A German magazine profile of Giegling has recounted a sexist exchange between the DJ Konstantin and the writer Laura Aha.
The Groove story describes a conversation between Konstantin and Aha in which the artist asserts that female DJs are over-promoted and are often worse than male DJs. He then suggests that women must become more masculine to succeed in the industry.
In the same piece, two other Giegling members, Dustin and Frauke, one of the group's visual artists, acknowledge that Konstantin's views are known within the collective, though they say that no other member of the group shares them. "Of course, in a collective everyone also does their own thing and goes their own way," Frauke told Groove. "But sexism is fundamentally not an issue in the group." An English translation of this part of the story, which was first sent to subscribers of the magazine, began circulating online yesterday. The story has now appeared on Groove's website.
In a statement issued to RA earlier this morning, Konstantin said: "I feel deeply sorry about the words that have been printed. These words are not a direct quote and are in my opinion misleading. I actually learned to DJ from my friend Sarah and of course I don't think women are worse DJs than men. I completely regret what was said in that private conversation with the journalist, where she did not appreciate my bad sense of humour and my habit of taking opposite positions to challenge people, even if it sometimes goes way beyond my own opinion. What was written does not reflect my opinion nor is it at all anything other people from the label would ever say or feel. I accept the journalist's point on the boy's club. But we want women to be involved and we were always trying to involve women in our action."
Aha, addressing Konstantin's statement in Der Spiegel, said: "I have never had a private conversation with Konstantin, but have to date met him exclusively in my professional capacity as a journalist." She added that the account of the conversation in the Groove story "correspond[s] to the viewpoints that he expressed to me."
The Giegling afterparty at London's Sunfall festival was cancelled in the wake of the article, with the festival tweeting that they "disagree completely" with Konstantin's remarks.
Here's an English translation of the key passage of the Groove article, with surrounding paragraphs included for context.
Konstantin seems to be the visionary head of the group, even if he rejects the description. For him the idea of a collective, in which all members contribute equally, is paramount. For this reason he also finds it particularly important that Giegling speaks to the press with a single united voice, without emphasising particular individuals. Just the next morning it becomes clear that this becomes problematic when individual voices collide with the predominant views of the collective.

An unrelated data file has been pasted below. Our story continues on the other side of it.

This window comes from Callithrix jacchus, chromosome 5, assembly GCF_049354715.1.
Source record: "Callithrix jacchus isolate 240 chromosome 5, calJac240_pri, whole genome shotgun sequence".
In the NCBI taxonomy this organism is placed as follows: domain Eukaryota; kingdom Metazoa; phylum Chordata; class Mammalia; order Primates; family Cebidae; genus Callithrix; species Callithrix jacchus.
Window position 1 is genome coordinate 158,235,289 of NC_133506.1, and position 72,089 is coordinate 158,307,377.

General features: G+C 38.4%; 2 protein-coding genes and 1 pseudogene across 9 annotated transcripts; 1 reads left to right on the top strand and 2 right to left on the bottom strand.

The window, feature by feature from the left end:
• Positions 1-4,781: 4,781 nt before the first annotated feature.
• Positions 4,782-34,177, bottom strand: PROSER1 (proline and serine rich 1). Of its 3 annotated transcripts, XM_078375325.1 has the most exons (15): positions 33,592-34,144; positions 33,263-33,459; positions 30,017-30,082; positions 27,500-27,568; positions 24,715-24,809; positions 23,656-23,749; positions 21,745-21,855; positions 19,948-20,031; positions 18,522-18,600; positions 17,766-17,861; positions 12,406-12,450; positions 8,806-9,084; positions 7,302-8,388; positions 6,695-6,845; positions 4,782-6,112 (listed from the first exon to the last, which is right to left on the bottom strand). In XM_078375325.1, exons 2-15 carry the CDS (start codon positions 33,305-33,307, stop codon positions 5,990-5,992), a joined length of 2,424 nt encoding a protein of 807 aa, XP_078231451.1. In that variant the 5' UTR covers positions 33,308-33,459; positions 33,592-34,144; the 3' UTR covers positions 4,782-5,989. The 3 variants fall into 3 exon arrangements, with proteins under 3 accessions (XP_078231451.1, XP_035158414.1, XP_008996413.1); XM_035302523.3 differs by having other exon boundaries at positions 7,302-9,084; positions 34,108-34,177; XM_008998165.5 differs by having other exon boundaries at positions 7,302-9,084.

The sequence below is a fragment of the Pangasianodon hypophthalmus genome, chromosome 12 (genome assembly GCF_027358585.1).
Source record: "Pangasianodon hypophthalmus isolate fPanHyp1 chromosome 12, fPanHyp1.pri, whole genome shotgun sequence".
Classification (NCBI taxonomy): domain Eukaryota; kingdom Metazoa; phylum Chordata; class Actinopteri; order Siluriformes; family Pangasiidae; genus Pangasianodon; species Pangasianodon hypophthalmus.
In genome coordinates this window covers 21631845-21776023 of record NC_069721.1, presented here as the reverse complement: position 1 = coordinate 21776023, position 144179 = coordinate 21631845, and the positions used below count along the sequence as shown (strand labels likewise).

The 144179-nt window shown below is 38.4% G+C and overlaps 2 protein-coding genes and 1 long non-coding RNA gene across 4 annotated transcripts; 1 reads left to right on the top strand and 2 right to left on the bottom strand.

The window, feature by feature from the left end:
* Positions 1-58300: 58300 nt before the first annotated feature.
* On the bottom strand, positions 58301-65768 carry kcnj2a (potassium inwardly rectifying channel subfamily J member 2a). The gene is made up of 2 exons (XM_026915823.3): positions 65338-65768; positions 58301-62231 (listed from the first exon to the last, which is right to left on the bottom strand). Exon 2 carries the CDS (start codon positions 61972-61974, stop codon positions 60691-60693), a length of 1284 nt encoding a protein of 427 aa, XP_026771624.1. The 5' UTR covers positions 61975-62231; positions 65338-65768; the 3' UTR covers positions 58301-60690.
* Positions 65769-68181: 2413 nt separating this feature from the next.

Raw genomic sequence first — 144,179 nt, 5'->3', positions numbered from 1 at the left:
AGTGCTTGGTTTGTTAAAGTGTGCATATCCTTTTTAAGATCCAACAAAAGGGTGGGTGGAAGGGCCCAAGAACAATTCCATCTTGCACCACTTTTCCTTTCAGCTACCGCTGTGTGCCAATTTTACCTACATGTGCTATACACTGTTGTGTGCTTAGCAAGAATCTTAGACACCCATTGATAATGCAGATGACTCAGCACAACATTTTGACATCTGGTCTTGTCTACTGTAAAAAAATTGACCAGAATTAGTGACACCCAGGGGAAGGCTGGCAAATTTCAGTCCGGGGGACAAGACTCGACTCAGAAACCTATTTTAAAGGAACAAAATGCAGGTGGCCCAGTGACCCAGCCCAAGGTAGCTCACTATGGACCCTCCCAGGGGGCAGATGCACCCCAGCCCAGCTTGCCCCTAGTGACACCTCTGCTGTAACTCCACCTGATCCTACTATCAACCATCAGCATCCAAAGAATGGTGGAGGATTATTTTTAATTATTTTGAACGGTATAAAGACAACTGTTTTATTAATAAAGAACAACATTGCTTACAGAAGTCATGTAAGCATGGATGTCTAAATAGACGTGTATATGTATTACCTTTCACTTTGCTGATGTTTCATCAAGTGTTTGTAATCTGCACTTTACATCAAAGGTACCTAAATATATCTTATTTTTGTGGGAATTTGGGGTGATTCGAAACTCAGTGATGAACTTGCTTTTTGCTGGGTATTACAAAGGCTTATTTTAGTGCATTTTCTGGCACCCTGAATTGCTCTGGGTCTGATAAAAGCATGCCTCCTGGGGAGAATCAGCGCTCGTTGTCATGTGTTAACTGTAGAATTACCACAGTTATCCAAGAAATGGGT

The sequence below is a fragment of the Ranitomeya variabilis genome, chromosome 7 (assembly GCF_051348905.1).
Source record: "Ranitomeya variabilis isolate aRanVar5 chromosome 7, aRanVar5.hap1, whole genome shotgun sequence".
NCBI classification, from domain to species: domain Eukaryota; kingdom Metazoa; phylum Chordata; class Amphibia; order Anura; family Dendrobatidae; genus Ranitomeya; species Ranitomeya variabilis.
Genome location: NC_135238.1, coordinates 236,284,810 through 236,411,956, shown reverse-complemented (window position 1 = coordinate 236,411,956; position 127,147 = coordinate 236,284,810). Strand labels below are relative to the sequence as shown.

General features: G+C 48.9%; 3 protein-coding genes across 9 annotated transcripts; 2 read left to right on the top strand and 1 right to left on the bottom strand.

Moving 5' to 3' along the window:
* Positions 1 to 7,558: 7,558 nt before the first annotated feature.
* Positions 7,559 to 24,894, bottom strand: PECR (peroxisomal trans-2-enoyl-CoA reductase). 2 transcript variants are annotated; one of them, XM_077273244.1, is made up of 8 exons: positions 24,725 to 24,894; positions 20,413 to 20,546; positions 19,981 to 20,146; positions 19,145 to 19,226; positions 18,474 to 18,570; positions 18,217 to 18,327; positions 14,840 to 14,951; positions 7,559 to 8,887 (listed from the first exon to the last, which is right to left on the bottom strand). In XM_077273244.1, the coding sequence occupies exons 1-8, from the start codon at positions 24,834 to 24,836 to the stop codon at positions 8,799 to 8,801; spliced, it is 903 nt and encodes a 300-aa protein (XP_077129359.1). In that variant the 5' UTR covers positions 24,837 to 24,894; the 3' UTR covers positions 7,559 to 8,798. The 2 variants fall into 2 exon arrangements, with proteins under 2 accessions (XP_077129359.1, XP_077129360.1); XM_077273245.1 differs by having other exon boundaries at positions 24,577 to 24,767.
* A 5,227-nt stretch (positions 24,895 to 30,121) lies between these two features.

I meet Konstantin again the following morning, on the train on the way to the concert in Leipzig. Out of an inconsequential anecdote a quite unexpected discussion about feminism in general, and about women in the electronic music scene specifically, develops. As with many top labels, the proportion of women involved in Giegling is vanishingly small; most operate, if at all, in the background. From the outside the label represents what in feminist circles is described as a boy's club—a homogenous, male-dominated group that seems impermeable to women. However, instead of—as one would expect from the typically left-leaning techno scene—arguing for more gender equality behind the decks and support for female and non-binary DJs, Konstantin comments surprisingly vehemently on the issue. He considers it unfair that female DJs are supported so much at the moment, although they, in his opinion, are mostly worse DJs than men. Following this logic, he says, it's therefore much easier for women to be successful as DJs, as the few women who are interested in DJing are disproportionately promoted.
The fact that exactly such initiatives are urgently necessary for social change, due to institutionalised, structural and above all concealed discrimination, seems to him to be a weak argument. Instead, he justifies his view with pseudoscientific references to a "natural" aspiration to power and need for recognition which is inherent in men. Women who strive for a career in the male-dominated DJ business therefore lose their "feminine qualities" and become more "masculine."
Following this I speak to Dustin and the visual artist Frauke, one of the few women on tour as part of the collective. Both assure me that Konstantin's opinion is very much isolated—if not unknown—within the collective. They say that it has nothing to do with the views of the other label members, who distance themselves from it unanimously. "Of course, in a collective everyone also does their own thing and goes their own way. But sexism is fundamentally not an issue in the group. Since the tour started we all have a familiar relationship. I don’t have any siblings but I think this it what that must feel like," says Frauke of relationships among the group. "You love each other and you also fight over certain things."